19 February 2022, by Victoria Séveno

According to a recent report published by the European Environment Agency (EEA), extreme weather caused hundreds of billions of euros’ worth of damage across Europe between 1980 and 2020, with the Netherlands recording around 9,6 billion euros of damage, more than half of which was covered by insurance.

Up to 520 billion euros of financial damage across Europe 

The EEA reports that, over a 40-year period, severe weather conditions such as flooding, forest fires, and heatwaves caused between 450 and 520 billion euros’ worth of damage across the European Union, Switzerland, Norway, Iceland, Liechtenstein and Turkey. According to the EEA, around 3 percent of all weather events were responsible for approximately 60 percent of the total economic losses reported across the continent.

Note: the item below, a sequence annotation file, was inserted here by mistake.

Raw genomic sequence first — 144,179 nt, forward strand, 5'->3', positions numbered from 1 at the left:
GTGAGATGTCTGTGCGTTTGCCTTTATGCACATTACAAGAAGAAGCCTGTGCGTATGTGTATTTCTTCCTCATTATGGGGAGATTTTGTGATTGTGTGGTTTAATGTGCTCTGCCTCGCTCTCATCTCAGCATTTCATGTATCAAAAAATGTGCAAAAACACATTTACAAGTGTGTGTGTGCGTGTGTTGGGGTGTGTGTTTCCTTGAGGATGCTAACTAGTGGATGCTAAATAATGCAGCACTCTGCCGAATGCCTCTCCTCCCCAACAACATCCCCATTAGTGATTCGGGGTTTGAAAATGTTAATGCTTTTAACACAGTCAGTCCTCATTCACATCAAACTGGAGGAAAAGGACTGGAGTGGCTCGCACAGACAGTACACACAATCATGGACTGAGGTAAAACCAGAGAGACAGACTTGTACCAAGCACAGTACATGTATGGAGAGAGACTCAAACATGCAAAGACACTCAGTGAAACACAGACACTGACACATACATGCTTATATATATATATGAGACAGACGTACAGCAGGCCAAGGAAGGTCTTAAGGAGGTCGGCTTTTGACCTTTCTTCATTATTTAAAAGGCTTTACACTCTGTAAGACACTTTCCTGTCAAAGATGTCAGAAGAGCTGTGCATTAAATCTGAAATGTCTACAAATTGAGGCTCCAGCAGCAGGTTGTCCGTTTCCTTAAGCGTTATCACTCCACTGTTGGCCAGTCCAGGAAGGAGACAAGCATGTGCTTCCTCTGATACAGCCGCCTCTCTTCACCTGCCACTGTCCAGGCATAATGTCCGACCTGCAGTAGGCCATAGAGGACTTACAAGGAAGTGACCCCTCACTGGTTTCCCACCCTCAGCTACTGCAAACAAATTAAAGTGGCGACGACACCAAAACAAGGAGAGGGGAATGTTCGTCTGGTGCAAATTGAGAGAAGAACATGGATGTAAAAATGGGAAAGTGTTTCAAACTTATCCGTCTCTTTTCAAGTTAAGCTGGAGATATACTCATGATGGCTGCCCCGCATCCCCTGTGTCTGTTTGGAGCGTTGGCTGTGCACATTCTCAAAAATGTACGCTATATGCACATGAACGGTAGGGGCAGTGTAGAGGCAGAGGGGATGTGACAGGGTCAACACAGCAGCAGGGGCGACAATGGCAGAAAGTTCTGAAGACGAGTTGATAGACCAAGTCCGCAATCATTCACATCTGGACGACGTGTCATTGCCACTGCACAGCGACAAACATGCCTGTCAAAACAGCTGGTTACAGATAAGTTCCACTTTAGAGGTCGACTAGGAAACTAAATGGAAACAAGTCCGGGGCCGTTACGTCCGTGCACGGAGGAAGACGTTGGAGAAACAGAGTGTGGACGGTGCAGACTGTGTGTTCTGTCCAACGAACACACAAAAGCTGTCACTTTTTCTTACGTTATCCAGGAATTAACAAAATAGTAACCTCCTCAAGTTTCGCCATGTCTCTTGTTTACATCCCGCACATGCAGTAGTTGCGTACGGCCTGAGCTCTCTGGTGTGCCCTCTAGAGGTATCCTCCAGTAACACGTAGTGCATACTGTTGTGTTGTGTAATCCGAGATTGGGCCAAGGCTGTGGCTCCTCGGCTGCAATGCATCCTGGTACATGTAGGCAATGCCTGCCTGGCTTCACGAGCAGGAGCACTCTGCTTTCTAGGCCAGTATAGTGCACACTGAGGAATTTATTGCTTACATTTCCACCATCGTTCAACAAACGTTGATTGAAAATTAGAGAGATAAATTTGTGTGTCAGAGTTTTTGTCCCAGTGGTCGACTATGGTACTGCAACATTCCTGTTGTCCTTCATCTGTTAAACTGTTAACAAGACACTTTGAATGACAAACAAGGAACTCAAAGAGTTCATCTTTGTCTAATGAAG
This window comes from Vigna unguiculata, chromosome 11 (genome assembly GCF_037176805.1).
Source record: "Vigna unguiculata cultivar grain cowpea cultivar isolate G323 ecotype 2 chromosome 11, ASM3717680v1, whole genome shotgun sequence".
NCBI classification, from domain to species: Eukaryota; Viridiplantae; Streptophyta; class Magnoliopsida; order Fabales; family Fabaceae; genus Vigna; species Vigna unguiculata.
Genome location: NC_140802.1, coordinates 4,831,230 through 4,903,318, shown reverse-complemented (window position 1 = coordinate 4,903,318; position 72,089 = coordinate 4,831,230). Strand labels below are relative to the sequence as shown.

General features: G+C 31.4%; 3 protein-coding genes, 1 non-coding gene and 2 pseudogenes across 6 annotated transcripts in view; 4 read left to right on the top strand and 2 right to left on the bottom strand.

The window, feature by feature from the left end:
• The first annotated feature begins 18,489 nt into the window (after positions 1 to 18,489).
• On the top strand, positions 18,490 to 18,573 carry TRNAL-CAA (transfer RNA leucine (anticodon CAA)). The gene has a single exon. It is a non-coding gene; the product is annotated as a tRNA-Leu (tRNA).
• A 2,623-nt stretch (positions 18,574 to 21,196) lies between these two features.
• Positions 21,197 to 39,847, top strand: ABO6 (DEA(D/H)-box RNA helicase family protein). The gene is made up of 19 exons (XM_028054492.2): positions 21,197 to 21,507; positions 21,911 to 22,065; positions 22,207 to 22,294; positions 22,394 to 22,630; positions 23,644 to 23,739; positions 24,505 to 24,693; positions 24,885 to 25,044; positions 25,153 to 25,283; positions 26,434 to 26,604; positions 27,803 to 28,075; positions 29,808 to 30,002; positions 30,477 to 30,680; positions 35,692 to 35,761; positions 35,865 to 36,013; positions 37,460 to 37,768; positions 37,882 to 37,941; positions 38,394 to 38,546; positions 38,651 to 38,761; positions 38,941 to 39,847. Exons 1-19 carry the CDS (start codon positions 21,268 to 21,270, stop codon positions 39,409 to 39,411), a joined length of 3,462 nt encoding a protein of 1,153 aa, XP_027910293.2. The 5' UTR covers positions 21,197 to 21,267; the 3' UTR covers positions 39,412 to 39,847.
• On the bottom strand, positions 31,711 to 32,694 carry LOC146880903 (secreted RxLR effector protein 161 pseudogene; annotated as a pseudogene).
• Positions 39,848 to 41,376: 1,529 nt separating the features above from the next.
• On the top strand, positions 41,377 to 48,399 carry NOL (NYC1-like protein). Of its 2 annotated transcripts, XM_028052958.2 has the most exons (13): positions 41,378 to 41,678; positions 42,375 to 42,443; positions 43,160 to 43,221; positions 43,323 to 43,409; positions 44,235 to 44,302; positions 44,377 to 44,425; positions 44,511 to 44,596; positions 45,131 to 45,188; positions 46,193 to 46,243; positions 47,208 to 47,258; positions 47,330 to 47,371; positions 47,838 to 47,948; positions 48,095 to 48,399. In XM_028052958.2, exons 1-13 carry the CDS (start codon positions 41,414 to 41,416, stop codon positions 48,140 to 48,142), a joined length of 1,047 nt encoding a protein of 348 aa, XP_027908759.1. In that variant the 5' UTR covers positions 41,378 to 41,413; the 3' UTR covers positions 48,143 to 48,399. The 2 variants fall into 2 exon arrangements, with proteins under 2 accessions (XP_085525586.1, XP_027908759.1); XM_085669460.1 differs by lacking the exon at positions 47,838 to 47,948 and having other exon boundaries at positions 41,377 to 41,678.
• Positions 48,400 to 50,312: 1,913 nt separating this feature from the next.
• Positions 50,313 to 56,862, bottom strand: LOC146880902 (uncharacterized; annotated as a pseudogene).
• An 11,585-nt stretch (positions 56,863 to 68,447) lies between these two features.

Data also reveals that Europe tallied between 85.000 and 145.000 fatalities. The EEA found that over 85 percent of all recorded fatalities were a consequence of heatwaves, with the 2003 heatwave alone accounting for between 50 and 75 percent of all deaths. 

Extreme weather damage and fatalities in the Netherlands

While Germany recorded the highest overall economic damage, Switzerland saw the highest per-capita losses. The Netherlands fared better than both Germany and Switzerland, but the country’s calculated losses between 1980 and 2020 still amounted to almost 10 billion euros. The country also recorded between 1.700 and 3.900 deaths.

While across the continent only around 23 percent of total losses were covered by insurance, the EEA found that, at 55 percent coverage, the Netherlands had one of the highest levels of insured economic losses. Over 4,5 billion euros’ worth of damage was covered by Dutch insurance companies.

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